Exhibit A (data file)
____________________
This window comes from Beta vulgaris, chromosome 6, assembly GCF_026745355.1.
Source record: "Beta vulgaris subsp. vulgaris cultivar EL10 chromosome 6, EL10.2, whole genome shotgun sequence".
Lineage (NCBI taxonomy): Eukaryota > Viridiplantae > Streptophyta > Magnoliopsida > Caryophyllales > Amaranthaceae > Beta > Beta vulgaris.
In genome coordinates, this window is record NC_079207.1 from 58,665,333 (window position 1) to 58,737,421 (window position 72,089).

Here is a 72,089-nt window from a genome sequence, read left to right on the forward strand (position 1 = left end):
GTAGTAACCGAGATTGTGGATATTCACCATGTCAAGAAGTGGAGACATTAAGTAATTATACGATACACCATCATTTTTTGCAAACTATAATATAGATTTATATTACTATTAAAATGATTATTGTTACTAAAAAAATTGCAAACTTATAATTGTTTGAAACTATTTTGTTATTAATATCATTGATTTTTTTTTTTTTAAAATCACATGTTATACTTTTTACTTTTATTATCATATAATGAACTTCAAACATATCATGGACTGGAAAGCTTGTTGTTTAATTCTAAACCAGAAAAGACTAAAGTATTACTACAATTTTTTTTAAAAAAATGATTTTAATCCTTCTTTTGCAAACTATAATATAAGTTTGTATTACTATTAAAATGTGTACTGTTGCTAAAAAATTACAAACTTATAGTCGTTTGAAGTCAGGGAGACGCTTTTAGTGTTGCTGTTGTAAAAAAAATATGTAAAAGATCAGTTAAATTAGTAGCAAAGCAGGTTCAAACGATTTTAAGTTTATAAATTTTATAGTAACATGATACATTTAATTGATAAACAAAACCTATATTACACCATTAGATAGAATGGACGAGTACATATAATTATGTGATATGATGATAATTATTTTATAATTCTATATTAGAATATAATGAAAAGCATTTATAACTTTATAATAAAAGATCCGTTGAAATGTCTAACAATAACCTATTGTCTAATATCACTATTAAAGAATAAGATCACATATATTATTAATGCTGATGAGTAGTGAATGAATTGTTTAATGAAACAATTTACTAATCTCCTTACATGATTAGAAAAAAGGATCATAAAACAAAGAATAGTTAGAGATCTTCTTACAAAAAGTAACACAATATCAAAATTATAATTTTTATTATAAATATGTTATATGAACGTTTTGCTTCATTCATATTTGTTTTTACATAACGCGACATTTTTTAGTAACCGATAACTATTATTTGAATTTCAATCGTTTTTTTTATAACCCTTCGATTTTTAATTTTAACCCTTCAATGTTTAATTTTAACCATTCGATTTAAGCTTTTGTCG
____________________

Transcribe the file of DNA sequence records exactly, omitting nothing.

This window comes from Beta vulgaris, chromosome 6, assembly GCF_026745355.1.
Source record: "Beta vulgaris subsp. vulgaris cultivar EL10 chromosome 6, EL10.2, whole genome shotgun sequence".
Lineage (NCBI taxonomy): Eukaryota > Viridiplantae > Streptophyta > Magnoliopsida > Caryophyllales > Amaranthaceae > Beta > Beta vulgaris.
In genome coordinates, this window is record NC_079207.1 from 58,665,333 (window position 1) to 58,737,421 (window position 72,089).

Here is a 72,089-nt window from a genome sequence, read left to right on the forward strand (position 1 = left end):
GTAGTAACCGAGATTGTGGATATTCACCATGTCAAGAAGTGGAGACATTAAGTAATTATACGATACACCATCATTTTTTGCAAACTATAATATAGATTTATATTACTATTAAAATGATTATTGTTACTAAAAAAATTGCAAACTTATAATTGTTTGAAACTATTTTGTTATTAATATCATTGATTTTTTTTTTTTTAAAATCACATGTTATACTTTTTACTTTTATTATCATATAATGAACTTCAAACATATCATGGACTGGAAAGCTTGTTGTTTAATTCTAAACCAGAAAAGACTAAAGTATTACTACAATTTTTTTTAAAAAAATGATTTTAATCCTTCTTTTGCAAACTATAATATAAGTTTGTATTACTATTAAAATGTGTACTGTTGCTAAAAAATTACAAACTTATAGTCGTTTGAAGTCAGGGAGACGCTTTTAGTGTTGCTGTTGTAAAAAAAATATGTAAAAGATCAGTTAAATTAGTAGCAAAGCAGGTTCAAACGATTTTAAGTTTATAAATTTTATAGTAACATGATACATTTAATTGATAAACAAAACCTATATTACACCATTAGATAGAATGGACGAGTACATATAATTATGTGATATGATGATAATTATTTTATAATTCTATATTAGAATATAATGAAAAGCATTTATAACTTTATAATAAAAGATCCGTTGAAATGTCTAACAATAACCTATTGTCTAATATCACTATTAAAGAATAAGATCACATATATTATTAATGCTGATGAGTAGTGAATGAATTGTTTAATGAAACAATTTACTAATCTCCTTACATGATTAGAAAAAAGGATCATAAAACAAAGAATAGTTAGAGATCTTCTTACAAAAAGTAACACAATATCAAAATTATAATTTTTATTATAAATATGTTATATGAACGTTTTGCTTCATTCATATTTGTTTTTACATAACGCGACATTTTTTAGTAACCGATAACTATTATTTGAATTTCAATCGTTTTTTTTATAACCCTTCGATTTTTAATTTTAACCCTTCAATGTTTAATTTTAACCATTCGATTTAAGCTTTTGTCG